• Receive a notice or letter from the Internal Revenue Service (IRS) regarding a tax return, tax bill, or income that doesn’t apply to you — It’s possible someone has filed a false return using your Social Security number (SSN) to claim a refund or get a job. 
  • Get an unsolicited email or another form of communication asking for your bank account number or other financial details or personal information, such as your SSN — The IRS doesn’t contact taxpayers using email, text or other social media channels, so it’s likely a scammer is trying to steal your confidential information. 
  • Receive a robocall insisting you must call back and settle your tax bill — Your first contact with the IRS will be through official correspondence by mail; it won’t call you out of the blue. Also, the IRS does not demand immediate payment over the phone, threaten to arrest you or demand your credit or debit card number or that you use a certain payment method — such as a gift card — to pay your taxes. 

If you receive any suspicious communications from the IRS, you can report the contact by filling out this IRS Impersonation Scam Reporting form or calling 800.366.4484. We also urge you to contact our office for advice whenever you receive a communication from the IRS or believe you might be an identity theft victim.

Make sure you’re taking steps to keep your personal financial information safe. Check out these identity protection tips from the IRS on how to protect yourself from identity theft. Also, filing your return early can sometimes help prevent tax refund fraud. Contact us so we can help you gather your tax information to file as early as possible.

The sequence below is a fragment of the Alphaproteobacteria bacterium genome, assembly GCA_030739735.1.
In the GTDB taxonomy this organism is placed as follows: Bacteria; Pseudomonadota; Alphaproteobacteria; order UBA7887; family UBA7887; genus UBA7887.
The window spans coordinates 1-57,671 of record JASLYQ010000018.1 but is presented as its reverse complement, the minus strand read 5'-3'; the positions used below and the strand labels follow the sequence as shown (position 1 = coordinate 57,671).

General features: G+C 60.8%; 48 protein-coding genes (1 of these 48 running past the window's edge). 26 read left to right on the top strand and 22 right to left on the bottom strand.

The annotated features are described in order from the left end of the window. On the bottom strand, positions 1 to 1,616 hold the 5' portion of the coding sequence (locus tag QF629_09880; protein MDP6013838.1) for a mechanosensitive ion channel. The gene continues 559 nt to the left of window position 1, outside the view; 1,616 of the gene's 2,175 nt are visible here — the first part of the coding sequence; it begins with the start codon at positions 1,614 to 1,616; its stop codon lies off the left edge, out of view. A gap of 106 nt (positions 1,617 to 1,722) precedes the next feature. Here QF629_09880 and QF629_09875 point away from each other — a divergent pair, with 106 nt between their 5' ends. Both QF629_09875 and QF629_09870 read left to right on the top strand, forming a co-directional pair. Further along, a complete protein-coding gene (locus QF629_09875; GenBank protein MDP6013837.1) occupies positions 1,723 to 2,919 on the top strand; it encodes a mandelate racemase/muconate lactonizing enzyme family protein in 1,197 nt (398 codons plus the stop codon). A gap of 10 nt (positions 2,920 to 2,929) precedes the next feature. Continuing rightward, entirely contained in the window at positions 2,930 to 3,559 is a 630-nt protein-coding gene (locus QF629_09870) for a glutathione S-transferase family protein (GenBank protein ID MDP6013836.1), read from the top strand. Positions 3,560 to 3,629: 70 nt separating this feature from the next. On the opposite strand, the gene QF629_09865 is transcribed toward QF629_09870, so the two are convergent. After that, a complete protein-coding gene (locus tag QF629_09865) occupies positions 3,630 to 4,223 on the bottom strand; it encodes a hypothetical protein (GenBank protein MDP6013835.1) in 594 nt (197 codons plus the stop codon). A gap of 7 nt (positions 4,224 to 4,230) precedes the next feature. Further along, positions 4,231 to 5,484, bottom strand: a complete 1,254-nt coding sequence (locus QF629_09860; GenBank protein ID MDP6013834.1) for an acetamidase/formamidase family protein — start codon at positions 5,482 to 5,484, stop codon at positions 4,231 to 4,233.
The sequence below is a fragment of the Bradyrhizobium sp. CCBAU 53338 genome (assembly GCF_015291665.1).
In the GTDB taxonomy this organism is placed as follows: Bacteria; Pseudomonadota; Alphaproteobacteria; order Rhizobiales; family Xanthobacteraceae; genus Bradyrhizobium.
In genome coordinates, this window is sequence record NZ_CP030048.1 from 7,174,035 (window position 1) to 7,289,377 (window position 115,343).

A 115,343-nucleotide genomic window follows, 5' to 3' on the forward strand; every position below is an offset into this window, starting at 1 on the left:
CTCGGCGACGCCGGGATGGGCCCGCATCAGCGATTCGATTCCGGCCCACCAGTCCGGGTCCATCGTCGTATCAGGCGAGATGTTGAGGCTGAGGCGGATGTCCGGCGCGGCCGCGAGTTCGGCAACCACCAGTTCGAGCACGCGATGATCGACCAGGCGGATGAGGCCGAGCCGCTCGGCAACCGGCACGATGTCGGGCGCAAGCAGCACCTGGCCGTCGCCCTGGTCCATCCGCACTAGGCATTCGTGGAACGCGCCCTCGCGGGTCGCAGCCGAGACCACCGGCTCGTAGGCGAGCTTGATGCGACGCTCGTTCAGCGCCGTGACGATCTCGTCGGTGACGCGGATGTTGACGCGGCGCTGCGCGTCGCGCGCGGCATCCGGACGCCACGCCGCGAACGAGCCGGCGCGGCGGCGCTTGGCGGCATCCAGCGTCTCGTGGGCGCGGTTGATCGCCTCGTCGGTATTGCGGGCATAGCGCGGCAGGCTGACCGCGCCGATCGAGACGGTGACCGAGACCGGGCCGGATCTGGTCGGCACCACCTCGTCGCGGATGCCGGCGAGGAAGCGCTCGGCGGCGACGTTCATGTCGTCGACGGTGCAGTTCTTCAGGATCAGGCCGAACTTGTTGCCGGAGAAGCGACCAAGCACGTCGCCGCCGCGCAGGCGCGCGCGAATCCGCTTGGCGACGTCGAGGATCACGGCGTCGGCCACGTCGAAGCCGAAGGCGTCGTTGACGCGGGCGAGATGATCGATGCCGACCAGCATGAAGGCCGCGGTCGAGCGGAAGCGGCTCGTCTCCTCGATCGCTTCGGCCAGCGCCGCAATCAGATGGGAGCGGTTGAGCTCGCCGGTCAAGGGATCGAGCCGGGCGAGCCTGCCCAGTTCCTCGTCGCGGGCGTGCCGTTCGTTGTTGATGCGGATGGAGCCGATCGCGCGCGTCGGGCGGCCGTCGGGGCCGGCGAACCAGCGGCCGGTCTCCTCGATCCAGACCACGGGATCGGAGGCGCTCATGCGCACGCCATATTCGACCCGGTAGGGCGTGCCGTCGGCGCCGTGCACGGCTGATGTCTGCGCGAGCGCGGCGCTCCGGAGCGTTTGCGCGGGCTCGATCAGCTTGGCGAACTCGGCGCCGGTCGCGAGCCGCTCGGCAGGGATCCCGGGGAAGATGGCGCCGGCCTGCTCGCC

Affordable Care Act (ACA) 
TCJA repealed the shared responsibility payment (the penalty that the ACA imposes on individuals do not have health insurance) beginning in 2019. However, other aspects of the Affordable Care Act are still in place.

Underpayment of Estimated Taxes
The IRS charges penalties (and interest) if you don’t pay the appropriate amount of taxes throughout the year. We can help you calculate your projected income and required quarterly payments — and even adjust your W-2 withholding, if beneficial. Contact our office so we can help you make the required payments before the end of the year to avoid penalties and any surprises come filing season. 

Retirement Planning 
We recommend that you review your retirement situation at least annually and make revisions and adjustments as needed. That includes making the most of tax-advantaged retirement saving options. For example, if you’re eligible, there’s still time to contribute to a traditional or Roth IRA; you may even be able to deduct your contribution to a traditional IRA. If your employer has a 401(k) plan, there’s still time to maximize your contributions and achieve significant tax savings. Participants age 50 or older can make catch-up contributions, thereby further increasing potential tax savings. If you’re heading closer to retirement, we can help you determine whether you’re on target to reach your savings goals. 

TCJA repeals the ability to re-characterize conversion contributions to Roth IRAs. This prohibits taxpayers from unwinding Roth conversions. Taxpayers are still allowed to re-characterize contributions to a Roth IRA as contributions to a traditional IRA if the conversion happens prior to the due date of the income tax return.

Feel free to call any member of our team at 610-828-1900 with questions or to schedule a year-end review. You can also contact Jackie Himes, CPA, director – tax services at or me at . Planning ahead can help you minimize your tax bill and position you for greater success.
Martin C. McCarthy, CPA, CCIFP
Managing Partner
McCarthy & Company, PC

Disclaimer This alert is for informational purposes only and does not constitute professional advice. Information contained in this communication is not intended or written to be used as tax advice, and cannot be used by the recipient to avoid penalties that may be imposed under the Internal Revenue Code. We strongly advise you to seek professional assistance with respect to your specific issue(s).